More than half of U.S. states have adopted cottage food laws. Janelle Orsi, co-founder of the SELC, says many laws have been enacted in response to the economic downturn. “Starting a small food business a great option in one respect because most people are capable of making food,” she says.
The California Homemade Food Act would create opportunities for unemployed and underemployed people who need to supplement their income. And legalization of cottage food production would support local economies in other ways. When more food is produced and purchased on a small scale, those dollars recirculate within the community. “If we buy a loaf of Wonder bread or Orowheat bread, Entemann’s, Hostess, or Sara Lee pastries or Thomas’ English muffins, a good portion of the money we spend leaves our community and may not come back,” Orsi says.
The act's passage would also mean access to more diverse, higher-quality and fresher food products for consumers, especially those in underserved communities. “[The act] allows individuals to vote with their forks and to support the values of a sustainable food system,” says Dave Stockdale, executive director of the Center for Urban Education about Sustainable Agriculture.
There are good reasons behind California’s strict regulation of food production—mishandled foods can be dangerous. The proposed act prohibits home production of non-shelf-stable foods like meat and dairy, which are more likely to cause foodborne illness, and also includes safety regulations, labeling, and sales requirements.
And no matter what the products being prepared, home-production veterans Gordon and Kory insist a food safety class is essential for new producers. “Of course there is still a need to make sure artisans understand and use proper sanitation protocols, because mistakes not only potentially harm individual eaters, but could also hinder the local cottage food artisan movement,” Stockdale says.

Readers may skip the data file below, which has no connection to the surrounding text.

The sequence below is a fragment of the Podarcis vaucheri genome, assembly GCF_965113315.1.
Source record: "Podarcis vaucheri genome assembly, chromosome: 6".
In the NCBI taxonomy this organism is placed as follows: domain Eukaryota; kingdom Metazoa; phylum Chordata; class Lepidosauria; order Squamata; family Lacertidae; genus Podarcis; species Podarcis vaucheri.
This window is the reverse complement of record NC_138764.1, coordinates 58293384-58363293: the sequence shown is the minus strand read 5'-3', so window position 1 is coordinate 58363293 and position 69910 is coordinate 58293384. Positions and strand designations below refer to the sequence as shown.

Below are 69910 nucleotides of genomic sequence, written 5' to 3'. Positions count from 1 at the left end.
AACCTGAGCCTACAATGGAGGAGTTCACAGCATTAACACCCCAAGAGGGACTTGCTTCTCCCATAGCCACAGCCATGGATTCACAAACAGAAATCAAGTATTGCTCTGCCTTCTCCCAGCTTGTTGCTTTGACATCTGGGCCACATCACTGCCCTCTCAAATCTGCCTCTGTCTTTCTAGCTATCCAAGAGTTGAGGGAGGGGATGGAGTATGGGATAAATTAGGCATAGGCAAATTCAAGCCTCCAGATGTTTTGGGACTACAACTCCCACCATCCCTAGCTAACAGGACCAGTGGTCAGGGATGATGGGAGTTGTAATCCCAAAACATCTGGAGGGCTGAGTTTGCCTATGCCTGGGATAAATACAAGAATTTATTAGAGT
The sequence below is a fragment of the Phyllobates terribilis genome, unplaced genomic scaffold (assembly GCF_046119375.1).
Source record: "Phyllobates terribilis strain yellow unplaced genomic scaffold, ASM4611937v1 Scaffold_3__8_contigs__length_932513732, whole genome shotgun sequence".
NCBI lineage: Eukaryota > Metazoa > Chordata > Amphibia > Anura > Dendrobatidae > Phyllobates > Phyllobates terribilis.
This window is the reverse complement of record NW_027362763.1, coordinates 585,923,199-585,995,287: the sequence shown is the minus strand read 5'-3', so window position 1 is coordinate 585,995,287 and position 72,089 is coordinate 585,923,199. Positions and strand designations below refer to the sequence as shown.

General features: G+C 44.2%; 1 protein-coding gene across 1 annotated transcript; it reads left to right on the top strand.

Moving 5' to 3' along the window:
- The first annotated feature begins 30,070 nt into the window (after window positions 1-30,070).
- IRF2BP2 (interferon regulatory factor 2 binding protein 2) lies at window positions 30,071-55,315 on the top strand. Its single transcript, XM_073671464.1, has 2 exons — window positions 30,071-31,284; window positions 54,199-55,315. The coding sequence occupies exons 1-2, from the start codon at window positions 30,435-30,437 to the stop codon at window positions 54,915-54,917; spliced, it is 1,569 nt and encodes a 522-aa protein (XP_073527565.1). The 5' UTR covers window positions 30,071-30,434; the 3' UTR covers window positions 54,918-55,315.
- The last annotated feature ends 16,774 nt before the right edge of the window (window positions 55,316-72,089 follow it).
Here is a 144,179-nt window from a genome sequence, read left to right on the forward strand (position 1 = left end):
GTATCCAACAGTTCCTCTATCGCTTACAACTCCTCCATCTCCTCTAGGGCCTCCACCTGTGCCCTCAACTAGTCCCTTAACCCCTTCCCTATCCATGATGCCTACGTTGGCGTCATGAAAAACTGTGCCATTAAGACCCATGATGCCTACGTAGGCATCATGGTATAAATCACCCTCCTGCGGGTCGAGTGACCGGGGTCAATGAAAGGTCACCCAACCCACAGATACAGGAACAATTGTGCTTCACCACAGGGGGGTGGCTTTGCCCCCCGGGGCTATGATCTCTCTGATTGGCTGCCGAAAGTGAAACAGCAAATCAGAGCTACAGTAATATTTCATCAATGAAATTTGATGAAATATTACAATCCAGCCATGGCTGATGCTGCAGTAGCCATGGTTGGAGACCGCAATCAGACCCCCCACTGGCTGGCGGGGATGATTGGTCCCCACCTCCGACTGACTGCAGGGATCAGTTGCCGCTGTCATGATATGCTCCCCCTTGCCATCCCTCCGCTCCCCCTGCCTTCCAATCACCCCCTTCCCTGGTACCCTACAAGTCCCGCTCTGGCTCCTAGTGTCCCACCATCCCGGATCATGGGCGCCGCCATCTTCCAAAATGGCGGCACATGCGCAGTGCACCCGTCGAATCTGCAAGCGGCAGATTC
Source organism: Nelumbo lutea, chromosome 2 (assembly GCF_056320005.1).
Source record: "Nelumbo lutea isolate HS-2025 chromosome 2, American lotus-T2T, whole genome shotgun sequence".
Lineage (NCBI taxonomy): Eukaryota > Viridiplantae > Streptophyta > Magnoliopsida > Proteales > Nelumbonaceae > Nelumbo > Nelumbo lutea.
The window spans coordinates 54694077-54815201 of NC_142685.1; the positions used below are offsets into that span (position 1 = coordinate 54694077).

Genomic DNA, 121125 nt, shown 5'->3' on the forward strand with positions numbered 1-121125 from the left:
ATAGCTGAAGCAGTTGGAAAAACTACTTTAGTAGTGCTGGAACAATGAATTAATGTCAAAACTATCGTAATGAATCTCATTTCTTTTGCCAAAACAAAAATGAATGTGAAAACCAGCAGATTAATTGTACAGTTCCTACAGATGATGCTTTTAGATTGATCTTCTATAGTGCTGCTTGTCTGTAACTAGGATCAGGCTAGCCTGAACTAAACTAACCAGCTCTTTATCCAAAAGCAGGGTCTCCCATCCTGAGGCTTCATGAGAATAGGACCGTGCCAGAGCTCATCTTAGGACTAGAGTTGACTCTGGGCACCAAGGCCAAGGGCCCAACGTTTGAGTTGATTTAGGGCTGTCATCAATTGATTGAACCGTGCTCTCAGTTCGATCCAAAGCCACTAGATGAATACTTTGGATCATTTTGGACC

Though California's Homemade Food Act does not cap business income like the bills in several other states, it does require that food be made in a residential kitchen, which limits the scale of the operation and prohibits construction of kitchens simply for the purpose of making "homemade" foods. Entrepreneurs who are successful out of home kitchens will eventually need to graduate to a commercial kitchen space or manufacturing facility if they want to increase their production and keep up with demand.
Kory's INNA Jam recently reached that milestone: The scale of her production began to exceed the capacity of a shared commercial kitchen space, and she recently leased her own kitchen in Emeryville. Despite her success thus far, the financial hurdles remain very real. Through Kickstarter, Kory was able to raise the $25,000 needed to stock her kitchen with equipment, but she would have never gotten this far without first testing her jams at the Underground Market.
Stockdale notes a nearly endless demand for diverse offerings of local, safely produced, and delicious products in the Bay Area. “The more alternatives to the industrial food system, the better—for local economies, communities, and people’s health,” he says.
Photo by Emily Voigtlander